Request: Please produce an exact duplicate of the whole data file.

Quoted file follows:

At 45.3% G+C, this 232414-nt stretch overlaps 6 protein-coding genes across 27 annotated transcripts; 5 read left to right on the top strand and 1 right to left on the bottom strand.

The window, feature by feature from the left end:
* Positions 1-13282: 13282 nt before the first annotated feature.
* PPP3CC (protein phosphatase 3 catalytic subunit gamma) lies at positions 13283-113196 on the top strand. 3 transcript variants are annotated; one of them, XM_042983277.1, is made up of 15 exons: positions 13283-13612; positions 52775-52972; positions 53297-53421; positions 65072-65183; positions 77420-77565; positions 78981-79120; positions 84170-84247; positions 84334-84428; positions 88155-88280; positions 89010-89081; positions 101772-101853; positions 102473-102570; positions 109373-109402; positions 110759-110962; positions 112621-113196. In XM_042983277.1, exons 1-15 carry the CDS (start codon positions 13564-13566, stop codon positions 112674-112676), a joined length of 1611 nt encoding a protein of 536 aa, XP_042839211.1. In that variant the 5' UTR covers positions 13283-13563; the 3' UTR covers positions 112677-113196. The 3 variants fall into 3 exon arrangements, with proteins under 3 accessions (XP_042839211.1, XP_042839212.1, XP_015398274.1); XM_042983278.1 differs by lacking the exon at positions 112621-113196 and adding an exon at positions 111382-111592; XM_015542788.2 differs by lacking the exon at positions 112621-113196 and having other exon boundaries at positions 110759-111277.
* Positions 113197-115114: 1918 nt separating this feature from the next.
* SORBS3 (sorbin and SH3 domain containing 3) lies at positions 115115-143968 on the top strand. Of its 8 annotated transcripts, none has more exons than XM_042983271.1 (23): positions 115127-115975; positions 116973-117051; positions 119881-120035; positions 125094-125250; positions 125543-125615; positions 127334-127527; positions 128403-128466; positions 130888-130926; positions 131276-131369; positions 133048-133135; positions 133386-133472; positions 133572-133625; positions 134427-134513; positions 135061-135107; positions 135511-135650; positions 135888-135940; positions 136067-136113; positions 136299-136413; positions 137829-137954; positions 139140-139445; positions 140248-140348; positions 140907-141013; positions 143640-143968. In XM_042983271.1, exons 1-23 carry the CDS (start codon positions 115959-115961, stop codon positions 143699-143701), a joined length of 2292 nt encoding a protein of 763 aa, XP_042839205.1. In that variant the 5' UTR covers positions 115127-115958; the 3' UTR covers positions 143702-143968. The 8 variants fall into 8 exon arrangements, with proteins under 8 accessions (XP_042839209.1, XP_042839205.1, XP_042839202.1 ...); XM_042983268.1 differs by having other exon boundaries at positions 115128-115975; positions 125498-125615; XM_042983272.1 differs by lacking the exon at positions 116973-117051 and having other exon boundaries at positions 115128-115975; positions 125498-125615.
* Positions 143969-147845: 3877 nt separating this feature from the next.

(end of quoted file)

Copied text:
At 45.3% G+C, this 232414-nt stretch overlaps 6 protein-coding genes across 27 annotated transcripts; 5 read left to right on the top strand and 1 right to left on the bottom strand.

The window, feature by feature from the left end:
* Positions 1-13282: 13282 nt before the first annotated feature.
* PPP3CC (protein phosphatase 3 catalytic subunit gamma) lies at positions 13283-113196 on the top strand. 3 transcript variants are annotated; one of them, XM_042983277.1, is made up of 15 exons: positions 13283-13612; positions 52775-52972; positions 53297-53421; positions 65072-65183; positions 77420-77565; positions 78981-79120; positions 84170-84247; positions 84334-84428; positions 88155-88280; positions 89010-89081; positions 101772-101853; positions 102473-102570; positions 109373-109402; positions 110759-110962; positions 112621-113196. In XM_042983277.1, exons 1-15 carry the CDS (start codon positions 13564-13566, stop codon positions 112674-112676), a joined length of 1611 nt encoding a protein of 536 aa, XP_042839211.1. In that variant the 5' UTR covers positions 13283-13563; the 3' UTR covers positions 112677-113196. The 3 variants fall into 3 exon arrangements, with proteins under 3 accessions (XP_042839211.1, XP_042839212.1, XP_015398274.1); XM_042983278.1 differs by lacking the exon at positions 112621-113196 and adding an exon at positions 111382-111592; XM_015542788.2 differs by lacking the exon at positions 112621-113196 and having other exon boundaries at positions 110759-111277.
* Positions 113197-115114: 1918 nt separating this feature from the next.
* SORBS3 (sorbin and SH3 domain containing 3) lies at positions 115115-143968 on the top strand. Of its 8 annotated transcripts, none has more exons than XM_042983271.1 (23): positions 115127-115975; positions 116973-117051; positions 119881-120035; positions 125094-125250; positions 125543-125615; positions 127334-127527; positions 128403-128466; positions 130888-130926; positions 131276-131369; positions 133048-133135; positions 133386-133472; positions 133572-133625; positions 134427-134513; positions 135061-135107; positions 135511-135650; positions 135888-135940; positions 136067-136113; positions 136299-136413; positions 137829-137954; positions 139140-139445; positions 140248-140348; positions 140907-141013; positions 143640-143968. In XM_042983271.1, exons 1-23 carry the CDS (start codon positions 115959-115961, stop codon positions 143699-143701), a joined length of 2292 nt encoding a protein of 763 aa, XP_042839205.1. In that variant the 5' UTR covers positions 115127-115958; the 3' UTR covers positions 143702-143968. The 8 variants fall into 8 exon arrangements, with proteins under 8 accessions (XP_042839209.1, XP_042839205.1, XP_042839202.1 ...); XM_042983268.1 differs by having other exon boundaries at positions 115128-115975; positions 125498-125615; XM_042983272.1 differs by lacking the exon at positions 116973-117051 and having other exon boundaries at positions 115128-115975; positions 125498-125615.
* Positions 143969-147845: 3877 nt separating this feature from the next.